Safety: Help With Heavy Lifting

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Proper lateral transfers of obese patients prevent staff injuries.

Transferring patients between stretchers and surgical tables presents plenty of challenges for members of the surgical team. Nurses and support staff are at risk of suffering muscular injuries caused by lifting or straining, and patients can suffer skin friction or shearing. The difficulty of the task increases when obese patients are involved, especially if physical limitations prevent them from providing minimal support preoperatively and the effects of anesthesia cause members of the surgical team to handle the full weight of the patient.

AIR APPARENT Members of the surgical team can inflate the transfer device   |  Joyce Stengel

Moving obese patients between two lateral surfaces therefore requires time, proper equipment and properly trained staff. Our perioperative team elected to trial an inflatable lateral transfer device to assist in the safe transfer of patients with a BMI over 40. The mats have an air-assisted device with a hose feature that fills them up in seconds. The air pushes out of small holes in the mat’s surface, allowing staff to glide patients across surfaces rather than lifting them without assistance or moving them uncomfortably using a roller board. Another bonus? We typically need only two to three staff members to assist in the transfer, as opposed to four or five, which can make the patient feel uncomfortable or embarrassed.

Members of a multidisciplinary team consisting of surgical support associates, nurses, physicians and perioperative leaders met to discuss the implementation of using a transfer device for all patients with a BMI over 40. Here are a few of the effective policies they developed to promote safe lateral transfers:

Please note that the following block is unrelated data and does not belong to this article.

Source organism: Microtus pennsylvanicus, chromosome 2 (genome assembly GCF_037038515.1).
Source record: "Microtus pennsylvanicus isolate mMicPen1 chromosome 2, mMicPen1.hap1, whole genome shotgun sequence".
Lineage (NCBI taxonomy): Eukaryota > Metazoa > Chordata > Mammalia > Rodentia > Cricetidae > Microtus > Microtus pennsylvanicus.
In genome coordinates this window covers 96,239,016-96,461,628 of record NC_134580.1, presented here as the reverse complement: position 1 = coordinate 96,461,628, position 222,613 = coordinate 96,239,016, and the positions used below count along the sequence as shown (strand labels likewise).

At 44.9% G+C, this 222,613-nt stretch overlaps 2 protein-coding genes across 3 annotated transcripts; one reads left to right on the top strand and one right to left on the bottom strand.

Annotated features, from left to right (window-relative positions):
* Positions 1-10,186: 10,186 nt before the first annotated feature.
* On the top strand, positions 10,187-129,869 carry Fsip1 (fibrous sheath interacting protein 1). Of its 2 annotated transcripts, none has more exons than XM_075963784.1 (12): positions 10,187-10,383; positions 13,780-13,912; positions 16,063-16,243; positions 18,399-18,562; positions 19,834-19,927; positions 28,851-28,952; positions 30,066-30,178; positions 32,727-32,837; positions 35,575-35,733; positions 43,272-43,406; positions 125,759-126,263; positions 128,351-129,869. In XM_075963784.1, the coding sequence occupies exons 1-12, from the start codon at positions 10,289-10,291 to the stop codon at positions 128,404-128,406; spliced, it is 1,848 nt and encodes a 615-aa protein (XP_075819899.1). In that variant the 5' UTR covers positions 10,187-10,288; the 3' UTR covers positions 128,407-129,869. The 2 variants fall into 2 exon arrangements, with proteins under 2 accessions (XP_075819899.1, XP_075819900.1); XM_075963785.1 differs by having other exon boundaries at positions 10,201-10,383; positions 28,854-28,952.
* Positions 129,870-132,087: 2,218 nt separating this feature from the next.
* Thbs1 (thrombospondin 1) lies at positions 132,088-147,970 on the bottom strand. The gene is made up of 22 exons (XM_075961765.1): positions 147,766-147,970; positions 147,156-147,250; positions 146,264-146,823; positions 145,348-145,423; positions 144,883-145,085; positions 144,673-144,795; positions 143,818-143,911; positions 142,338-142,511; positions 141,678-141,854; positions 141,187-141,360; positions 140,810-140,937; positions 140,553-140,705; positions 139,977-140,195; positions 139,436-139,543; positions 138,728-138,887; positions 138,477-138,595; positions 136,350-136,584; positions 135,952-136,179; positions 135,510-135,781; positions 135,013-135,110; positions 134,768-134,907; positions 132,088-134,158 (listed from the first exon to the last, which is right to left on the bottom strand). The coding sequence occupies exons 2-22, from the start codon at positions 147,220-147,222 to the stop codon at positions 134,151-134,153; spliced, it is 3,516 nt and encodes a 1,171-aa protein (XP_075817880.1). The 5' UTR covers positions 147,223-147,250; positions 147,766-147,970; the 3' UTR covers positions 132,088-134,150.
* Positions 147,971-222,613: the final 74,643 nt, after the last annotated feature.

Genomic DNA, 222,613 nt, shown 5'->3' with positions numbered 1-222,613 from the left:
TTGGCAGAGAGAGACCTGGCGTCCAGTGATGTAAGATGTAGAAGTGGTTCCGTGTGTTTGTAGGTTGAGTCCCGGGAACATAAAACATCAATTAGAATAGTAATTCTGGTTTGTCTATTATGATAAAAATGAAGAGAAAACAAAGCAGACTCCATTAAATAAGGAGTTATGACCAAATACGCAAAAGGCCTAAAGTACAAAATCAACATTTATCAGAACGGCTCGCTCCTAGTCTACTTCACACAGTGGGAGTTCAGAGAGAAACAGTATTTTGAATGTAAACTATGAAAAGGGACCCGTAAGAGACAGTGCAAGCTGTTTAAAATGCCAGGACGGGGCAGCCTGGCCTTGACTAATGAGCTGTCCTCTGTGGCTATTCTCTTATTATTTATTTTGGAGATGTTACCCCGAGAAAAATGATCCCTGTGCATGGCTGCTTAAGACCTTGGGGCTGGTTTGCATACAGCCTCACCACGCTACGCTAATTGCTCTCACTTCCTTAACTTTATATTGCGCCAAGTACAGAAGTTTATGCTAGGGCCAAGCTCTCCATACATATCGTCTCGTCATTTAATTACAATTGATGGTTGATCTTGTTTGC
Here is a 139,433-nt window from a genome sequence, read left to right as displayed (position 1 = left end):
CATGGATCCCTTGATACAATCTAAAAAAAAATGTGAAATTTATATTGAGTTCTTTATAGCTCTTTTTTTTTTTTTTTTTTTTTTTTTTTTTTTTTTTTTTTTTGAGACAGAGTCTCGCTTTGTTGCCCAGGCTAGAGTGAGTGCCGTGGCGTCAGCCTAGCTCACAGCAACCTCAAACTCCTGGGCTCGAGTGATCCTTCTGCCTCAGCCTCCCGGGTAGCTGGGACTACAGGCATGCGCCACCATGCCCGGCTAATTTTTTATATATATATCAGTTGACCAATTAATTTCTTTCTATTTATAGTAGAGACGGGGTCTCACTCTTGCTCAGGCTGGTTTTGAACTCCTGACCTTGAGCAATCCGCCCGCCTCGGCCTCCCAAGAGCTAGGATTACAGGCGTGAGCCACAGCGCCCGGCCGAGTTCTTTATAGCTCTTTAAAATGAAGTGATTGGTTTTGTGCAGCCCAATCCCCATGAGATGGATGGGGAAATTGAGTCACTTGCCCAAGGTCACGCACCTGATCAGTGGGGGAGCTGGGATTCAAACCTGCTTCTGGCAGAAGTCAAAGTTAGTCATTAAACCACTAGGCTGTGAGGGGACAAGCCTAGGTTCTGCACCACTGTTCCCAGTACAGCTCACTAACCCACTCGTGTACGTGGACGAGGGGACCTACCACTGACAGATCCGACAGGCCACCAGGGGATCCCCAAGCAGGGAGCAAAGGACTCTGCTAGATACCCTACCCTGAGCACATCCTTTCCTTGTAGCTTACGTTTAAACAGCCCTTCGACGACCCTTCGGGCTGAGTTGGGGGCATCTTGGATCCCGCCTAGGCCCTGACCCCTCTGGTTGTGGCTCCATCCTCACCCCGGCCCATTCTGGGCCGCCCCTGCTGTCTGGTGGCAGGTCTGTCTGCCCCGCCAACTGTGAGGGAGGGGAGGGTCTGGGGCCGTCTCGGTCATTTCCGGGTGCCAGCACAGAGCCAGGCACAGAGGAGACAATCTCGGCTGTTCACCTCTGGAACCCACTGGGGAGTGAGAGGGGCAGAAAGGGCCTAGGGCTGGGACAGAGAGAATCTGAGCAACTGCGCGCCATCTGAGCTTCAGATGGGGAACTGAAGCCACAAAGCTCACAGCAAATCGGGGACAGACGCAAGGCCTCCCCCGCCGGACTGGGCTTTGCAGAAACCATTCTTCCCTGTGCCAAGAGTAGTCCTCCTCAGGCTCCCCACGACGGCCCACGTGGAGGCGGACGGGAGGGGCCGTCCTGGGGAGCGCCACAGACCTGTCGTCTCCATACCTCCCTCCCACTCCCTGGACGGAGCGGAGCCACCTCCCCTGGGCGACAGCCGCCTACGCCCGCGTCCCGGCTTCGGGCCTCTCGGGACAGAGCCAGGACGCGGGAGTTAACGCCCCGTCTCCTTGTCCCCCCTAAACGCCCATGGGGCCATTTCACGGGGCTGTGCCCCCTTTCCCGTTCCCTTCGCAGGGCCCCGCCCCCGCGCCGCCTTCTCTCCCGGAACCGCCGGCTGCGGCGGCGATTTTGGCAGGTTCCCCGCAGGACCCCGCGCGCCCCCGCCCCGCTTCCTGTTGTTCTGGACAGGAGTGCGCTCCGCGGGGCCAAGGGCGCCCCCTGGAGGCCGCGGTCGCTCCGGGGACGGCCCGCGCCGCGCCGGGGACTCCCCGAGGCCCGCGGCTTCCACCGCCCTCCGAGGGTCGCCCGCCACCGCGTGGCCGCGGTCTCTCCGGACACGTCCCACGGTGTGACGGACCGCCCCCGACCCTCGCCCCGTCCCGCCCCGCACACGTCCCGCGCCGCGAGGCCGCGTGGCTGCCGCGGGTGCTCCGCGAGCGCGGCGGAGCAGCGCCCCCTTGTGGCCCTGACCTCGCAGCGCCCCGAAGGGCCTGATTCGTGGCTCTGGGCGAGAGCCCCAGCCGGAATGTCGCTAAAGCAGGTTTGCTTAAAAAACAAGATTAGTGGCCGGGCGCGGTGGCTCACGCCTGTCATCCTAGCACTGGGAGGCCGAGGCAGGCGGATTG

• Ask and assess. Interview members of the surgical staff to find out if barriers prevent them from using a lateral transfer device. For example, we discovered members of the surgical team and clinical support team simply forget to use the mat or believe they can move patients without mechanical assistance. We also discovered that although a few of these devices were previously available in the department, staff often moved patients without the devices because defined protocols and procedures for their use were lacking. Confer with staff in other procedure areas where the devices are routinely used to understand how the process was enculturated into their practice and implement similar practices in the surgical department.
  • Educate and encourage. Schedule simulation training on the proper use of the lateral transfer device with staff volunteers playing the role of the patient. Also conduct one-on-one educational sessions with nurses, surgeons and anesthesiologists on when and why the device should be used during patient transfers.
  • Plan and prepare. Create a communication plan to ensure the mats are available for all patients with a BMI over 40 and disseminate the plan to all stakeholders. The plan should include an electronic document — ours is called a Safe Patient Handling Report — that’s emailed each night to perioperative supervisors, leaders, nurse managers and coordinators — to alert them of patients for whom staff will need to use the lateral transfer device. The report should note the patient’s name, medical record number, number of the OR where the procedure will be performed, surgeon name, procedure, scheduled time, last recorded BMI and patient weight. Also announce the rooms where the procedures will take place during safety huddles with the surgical team each morning. Make sure the surgical support and nursing staffs communicate constantly to increase mat usage in the operating rooms. In addition, throughout the day, clinical managers should keep tabs on where the devices are currently being used, which surgical teams will need the devices next and ensure the mats are delivered on time.

Constant attention

Implementing a safe patient transfer protocol requires oversight and tracking of your staff’s performance. We tracked the utilization of the transfer mats for approximately six months and the results were very promising: Data showed staff utilized the mats 79% of the time for eligible patients. It’s important to conduct ongoing training and education for all team members who use the mats, so they continue to prevent staff injuries related to lateral patient transfers. Transferring patients without lifting or straining supports employee and staff safety, and should always be a top priority for all surgical facilities. OSM

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